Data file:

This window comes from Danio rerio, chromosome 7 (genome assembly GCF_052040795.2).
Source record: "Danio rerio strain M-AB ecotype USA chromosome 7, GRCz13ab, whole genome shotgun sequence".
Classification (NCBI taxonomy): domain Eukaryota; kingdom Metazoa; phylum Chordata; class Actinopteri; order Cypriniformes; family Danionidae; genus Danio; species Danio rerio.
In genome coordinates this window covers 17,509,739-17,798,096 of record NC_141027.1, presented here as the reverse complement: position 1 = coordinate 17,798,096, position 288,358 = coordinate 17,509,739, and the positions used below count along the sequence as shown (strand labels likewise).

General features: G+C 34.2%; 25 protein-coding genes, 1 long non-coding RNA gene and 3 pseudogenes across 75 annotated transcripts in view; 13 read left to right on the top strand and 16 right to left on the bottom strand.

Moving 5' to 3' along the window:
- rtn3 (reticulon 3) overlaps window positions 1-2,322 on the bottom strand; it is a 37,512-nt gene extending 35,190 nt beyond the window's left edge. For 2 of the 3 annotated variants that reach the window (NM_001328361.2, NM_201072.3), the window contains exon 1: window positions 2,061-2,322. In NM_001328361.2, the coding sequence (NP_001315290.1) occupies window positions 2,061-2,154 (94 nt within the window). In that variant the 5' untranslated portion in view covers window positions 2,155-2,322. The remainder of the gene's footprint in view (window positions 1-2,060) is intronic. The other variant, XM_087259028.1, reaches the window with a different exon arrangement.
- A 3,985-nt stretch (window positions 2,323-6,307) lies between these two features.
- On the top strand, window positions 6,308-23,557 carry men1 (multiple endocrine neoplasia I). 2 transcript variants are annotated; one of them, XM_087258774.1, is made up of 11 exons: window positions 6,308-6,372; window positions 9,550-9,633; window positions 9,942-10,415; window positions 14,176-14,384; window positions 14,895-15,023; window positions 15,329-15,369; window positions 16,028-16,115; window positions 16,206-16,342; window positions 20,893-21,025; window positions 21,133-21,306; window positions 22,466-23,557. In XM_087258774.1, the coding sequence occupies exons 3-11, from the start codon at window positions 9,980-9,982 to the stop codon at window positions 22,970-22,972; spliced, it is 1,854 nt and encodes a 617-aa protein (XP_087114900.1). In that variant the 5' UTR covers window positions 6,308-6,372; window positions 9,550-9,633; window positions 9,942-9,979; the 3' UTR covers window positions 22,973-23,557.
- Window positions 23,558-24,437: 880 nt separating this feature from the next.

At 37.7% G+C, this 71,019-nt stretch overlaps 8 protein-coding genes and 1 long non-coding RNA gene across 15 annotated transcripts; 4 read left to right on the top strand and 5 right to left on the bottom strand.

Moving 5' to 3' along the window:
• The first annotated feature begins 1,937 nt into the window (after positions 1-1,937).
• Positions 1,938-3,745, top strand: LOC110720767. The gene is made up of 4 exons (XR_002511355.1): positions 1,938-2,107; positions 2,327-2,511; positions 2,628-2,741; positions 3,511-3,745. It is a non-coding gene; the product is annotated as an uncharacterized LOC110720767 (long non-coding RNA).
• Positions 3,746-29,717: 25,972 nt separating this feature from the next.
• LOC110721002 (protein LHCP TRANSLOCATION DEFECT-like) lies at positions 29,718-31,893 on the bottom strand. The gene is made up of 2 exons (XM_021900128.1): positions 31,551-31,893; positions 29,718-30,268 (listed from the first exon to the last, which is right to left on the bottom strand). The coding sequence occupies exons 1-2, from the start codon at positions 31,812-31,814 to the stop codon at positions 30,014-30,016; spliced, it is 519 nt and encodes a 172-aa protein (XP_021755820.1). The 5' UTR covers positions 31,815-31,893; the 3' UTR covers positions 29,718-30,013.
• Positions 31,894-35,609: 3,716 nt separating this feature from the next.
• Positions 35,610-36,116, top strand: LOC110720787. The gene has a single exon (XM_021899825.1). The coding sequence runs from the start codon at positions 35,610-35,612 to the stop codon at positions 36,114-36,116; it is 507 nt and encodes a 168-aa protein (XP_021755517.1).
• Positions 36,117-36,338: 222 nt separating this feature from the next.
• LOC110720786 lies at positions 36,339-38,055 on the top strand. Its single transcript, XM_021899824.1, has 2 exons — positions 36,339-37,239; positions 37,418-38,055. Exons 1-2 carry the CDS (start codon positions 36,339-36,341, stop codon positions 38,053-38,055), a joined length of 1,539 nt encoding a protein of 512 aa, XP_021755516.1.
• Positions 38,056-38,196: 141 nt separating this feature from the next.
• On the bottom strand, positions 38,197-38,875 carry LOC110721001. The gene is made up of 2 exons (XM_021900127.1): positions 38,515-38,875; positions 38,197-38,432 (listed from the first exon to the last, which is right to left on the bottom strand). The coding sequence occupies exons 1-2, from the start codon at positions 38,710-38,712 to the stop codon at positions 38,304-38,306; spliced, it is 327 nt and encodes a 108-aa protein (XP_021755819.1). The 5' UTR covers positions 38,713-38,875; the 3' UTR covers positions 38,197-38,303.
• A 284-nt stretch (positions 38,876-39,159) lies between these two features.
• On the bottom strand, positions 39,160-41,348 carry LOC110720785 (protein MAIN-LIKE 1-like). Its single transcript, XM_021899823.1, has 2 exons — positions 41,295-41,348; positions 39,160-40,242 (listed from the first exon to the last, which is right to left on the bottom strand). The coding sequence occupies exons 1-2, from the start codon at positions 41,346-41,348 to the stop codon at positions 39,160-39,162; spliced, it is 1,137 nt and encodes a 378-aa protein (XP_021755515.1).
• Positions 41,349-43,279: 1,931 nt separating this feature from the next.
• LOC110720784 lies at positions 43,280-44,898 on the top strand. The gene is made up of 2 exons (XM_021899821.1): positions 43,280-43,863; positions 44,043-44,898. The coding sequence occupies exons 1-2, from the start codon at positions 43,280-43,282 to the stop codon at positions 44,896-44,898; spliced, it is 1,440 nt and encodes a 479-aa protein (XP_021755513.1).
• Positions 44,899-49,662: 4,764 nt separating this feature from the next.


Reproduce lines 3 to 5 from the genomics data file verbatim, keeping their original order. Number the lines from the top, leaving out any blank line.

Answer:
Classification (NCBI taxonomy): domain Eukaryota; kingdom Metazoa; phylum Chordata; class Actinopteri; order Cypriniformes; family Danionidae; genus Danio; species Danio rerio.
In genome coordinates this window covers 17,509,739-17,798,096 of record NC_141027.1, presented here as the reverse complement: position 1 = coordinate 17,798,096, position 288,358 = coordinate 17,509,739, and the positions used below count along the sequence as shown (strand labels likewise).

General features: G+C 34.2%; 25 protein-coding genes, 1 long non-coding RNA gene and 3 pseudogenes across 75 annotated transcripts in view; 13 read left to right on the top strand and 16 right to left on the bottom strand.